How the Creative Process Works
How the Creative Process Works
If we want children to use painting as a tool for self-expression and self-discovery, we don't need to teach them technique. On the contrary: we need to unteach it. The less technique children have, the more they use their intuition. Technique overrides intuition. As adults we should clear out unnecessary baggage for children's freedom of creation to unfold. When painting they must be allowed to follow the dictates of their intuition. Free from rules, they can learn to paint images from deep inside and express what is unique about themselves.
When at times a special technique is needed, technique spontaneously develops. Children invent or reinvent it. Their skill develops out of the intricate demands of their feelings, not from aesthetic concepts. Whatever they paint is done with their whole being and carries the stamp of authenticity and the beauty of their innocence.
The way each child perceives and senses the world is unique. While the body and mind constantly grow, perceptions also change. If children paint naturally, we can actually document the evolution of their perceptions of the world. Their visual expressions of the sensations of the human body, for instance, change constantly, if they are not asked to copy models or respect proportions. For instance, the image of a person's head evolves spontaneously from very big (much bigger than the torso) to relatively small (close to standard proportion) within a few years. Every part of the body image goes through an evolution. Fingers, for instance, are first felt as long lines coming out of a circle. After a couple of years these five lines retract in length slowly to create fingers. Children must be encouraged to be spontaneous and to forget about the outcome by spontaneously expressing these differences and changes, which, in fact, they are not aware of.
Children's sense of the material world and of the space around it also changes. They perceive space in a special way. First, not knowing the relationship between ground and object, very young children often paint objects and people floating in space. Then the ground appears just as a brown line or leaves of grass, but later fills with dirt and grass. The sky often starts as a blue line and also expands slowly. If children are left free to paint intuitively, a fascinating process happens: the two lines - the one from the sky and the one from the earth - gradually move toward each other, slowly filling the gap between them. After a few months of spontaneous process, the space is finally conquered. This final moment - when paint covers the entire space - is a very special moment. Watching that unique milestone always touches me greatly, because the children have reached within themselves to a brand-new place; in it there is no return. It is a time of initiation for children, a precious stage in which space is inwardly conquered. This powerful event cannot take place if they are taught perspective and are depicting space in their paintings through rules and techniques. Children never regress in their evolution. They keep moving ahead.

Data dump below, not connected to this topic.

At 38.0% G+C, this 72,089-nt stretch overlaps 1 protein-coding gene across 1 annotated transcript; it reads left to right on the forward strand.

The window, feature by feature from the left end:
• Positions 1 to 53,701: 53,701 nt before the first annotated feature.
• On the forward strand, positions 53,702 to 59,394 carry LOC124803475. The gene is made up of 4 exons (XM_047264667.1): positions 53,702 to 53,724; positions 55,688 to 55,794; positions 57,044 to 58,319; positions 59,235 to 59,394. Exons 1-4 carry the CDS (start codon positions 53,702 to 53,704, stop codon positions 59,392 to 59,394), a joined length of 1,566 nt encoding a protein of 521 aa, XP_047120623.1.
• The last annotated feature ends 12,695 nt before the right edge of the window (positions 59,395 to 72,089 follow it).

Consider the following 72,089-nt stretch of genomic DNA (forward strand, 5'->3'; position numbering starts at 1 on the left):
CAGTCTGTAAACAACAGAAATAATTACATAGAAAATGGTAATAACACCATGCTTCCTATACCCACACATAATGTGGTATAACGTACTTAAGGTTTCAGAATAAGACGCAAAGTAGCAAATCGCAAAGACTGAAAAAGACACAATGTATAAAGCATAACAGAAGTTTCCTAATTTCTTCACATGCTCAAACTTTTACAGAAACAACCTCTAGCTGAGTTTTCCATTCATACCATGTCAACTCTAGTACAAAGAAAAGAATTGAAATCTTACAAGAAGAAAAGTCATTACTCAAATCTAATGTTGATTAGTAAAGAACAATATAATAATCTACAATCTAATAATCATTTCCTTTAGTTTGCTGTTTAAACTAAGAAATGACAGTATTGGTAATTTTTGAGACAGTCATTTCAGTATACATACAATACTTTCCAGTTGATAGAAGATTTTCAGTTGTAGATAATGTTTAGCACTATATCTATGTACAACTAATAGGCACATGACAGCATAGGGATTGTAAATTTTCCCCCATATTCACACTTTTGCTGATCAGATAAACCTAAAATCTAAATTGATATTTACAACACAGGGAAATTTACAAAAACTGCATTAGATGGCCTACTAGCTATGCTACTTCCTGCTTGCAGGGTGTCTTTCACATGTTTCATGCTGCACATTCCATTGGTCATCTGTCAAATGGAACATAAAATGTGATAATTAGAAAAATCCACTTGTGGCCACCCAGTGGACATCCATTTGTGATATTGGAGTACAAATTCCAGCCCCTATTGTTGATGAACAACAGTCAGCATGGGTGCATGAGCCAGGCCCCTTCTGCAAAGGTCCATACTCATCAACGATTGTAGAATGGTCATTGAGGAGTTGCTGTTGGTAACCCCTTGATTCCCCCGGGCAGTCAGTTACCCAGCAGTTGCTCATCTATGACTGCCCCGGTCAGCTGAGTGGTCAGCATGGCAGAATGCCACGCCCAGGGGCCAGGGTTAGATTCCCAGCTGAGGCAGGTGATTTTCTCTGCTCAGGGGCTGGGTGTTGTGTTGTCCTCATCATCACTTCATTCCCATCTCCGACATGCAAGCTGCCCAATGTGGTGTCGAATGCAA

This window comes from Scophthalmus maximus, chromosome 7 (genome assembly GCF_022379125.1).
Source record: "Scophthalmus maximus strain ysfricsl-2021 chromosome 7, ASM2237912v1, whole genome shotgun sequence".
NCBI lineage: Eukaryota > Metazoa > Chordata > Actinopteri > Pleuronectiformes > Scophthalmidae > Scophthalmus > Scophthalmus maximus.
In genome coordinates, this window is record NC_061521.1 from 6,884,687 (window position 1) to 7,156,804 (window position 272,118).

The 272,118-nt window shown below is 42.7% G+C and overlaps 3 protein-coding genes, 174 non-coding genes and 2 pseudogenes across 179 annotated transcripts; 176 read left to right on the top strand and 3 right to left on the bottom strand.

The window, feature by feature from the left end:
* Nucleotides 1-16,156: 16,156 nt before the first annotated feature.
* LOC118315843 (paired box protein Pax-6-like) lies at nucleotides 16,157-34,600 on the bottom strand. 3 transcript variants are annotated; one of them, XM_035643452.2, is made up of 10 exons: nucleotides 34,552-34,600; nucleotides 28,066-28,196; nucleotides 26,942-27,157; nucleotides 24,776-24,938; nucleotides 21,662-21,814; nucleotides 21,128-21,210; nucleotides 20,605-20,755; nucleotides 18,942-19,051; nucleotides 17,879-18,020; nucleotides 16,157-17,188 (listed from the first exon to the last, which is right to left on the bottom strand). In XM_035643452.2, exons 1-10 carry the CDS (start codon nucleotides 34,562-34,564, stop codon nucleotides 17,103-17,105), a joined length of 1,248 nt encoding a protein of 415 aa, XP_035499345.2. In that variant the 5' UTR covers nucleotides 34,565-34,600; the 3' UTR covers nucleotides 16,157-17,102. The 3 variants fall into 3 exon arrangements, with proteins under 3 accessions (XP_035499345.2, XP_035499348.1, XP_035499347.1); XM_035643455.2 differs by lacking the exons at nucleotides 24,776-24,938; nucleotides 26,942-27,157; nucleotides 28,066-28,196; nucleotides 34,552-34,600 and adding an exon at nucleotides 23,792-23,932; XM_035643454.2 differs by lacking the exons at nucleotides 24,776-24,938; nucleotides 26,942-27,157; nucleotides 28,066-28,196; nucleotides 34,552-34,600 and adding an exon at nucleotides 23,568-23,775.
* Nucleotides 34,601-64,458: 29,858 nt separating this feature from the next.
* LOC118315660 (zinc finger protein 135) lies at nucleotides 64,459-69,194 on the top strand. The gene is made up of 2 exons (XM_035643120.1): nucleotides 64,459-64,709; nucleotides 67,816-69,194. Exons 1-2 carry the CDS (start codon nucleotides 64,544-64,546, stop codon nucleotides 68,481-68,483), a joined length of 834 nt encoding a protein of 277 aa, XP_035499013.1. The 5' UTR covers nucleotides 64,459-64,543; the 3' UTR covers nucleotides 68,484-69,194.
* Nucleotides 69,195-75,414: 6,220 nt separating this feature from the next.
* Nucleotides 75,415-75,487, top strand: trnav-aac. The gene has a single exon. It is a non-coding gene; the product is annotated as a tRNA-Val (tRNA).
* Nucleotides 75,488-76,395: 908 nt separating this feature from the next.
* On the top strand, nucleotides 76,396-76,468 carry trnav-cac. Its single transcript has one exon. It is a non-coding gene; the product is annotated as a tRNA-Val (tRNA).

A friend of mine has a ten-year-old boy. One day my friend was discussing with his son, just back from a painting class, how his drawing had three-dimensional qualities. The father was marveling at it. The son, a stern look on his face, didn't seem to think there was anything exciting about having struggled two hours for a little bit of perspective while painting a wooden chair he didn't care about. He seemed impatient to move on to other things, saying, in effect, I have worked hard enough, I deserve to play now. After that class he never wanted to paint again. Having not touched his true creativity, how could he want to go back to it? Learning technique often alienates the child and presents creativity as work without much reward.
Perspective can be discovered spontaneously; children left to themselves come upon it bit by bit when the time is ripe. Painting in perspective becomes part of a natural instinct instead of a mental discipline; the resulting paintings breathe aliveness instead of the stiffness of those trying to do it right. Trying to paint right often ends with a painting that looks like a scientific study. It's fascinating to watch the evolution of children's paintings. Look at a table, for instance. When young children paint a table, they paint its legs hanging in the air. Then, within a few months to a couple of years, the table legs slowly lower, until one day they are set firmly on the ground. This also proves why children don't need technique if they are allowed to paint what they feel. We must let children experience their world and create intuitively from their natural perceptions if they are to enter the magic of creativity. If we force children to paint with "normal" proportions and with perspective, they miss an immense opportunity. They repress their intuition and grow up without much creativity.
Don't worry about the rendering of children's paintings. The creative process is a process of exploration, and it stays with them wherever they go. That process has an internal intelligence that guides them as they grow.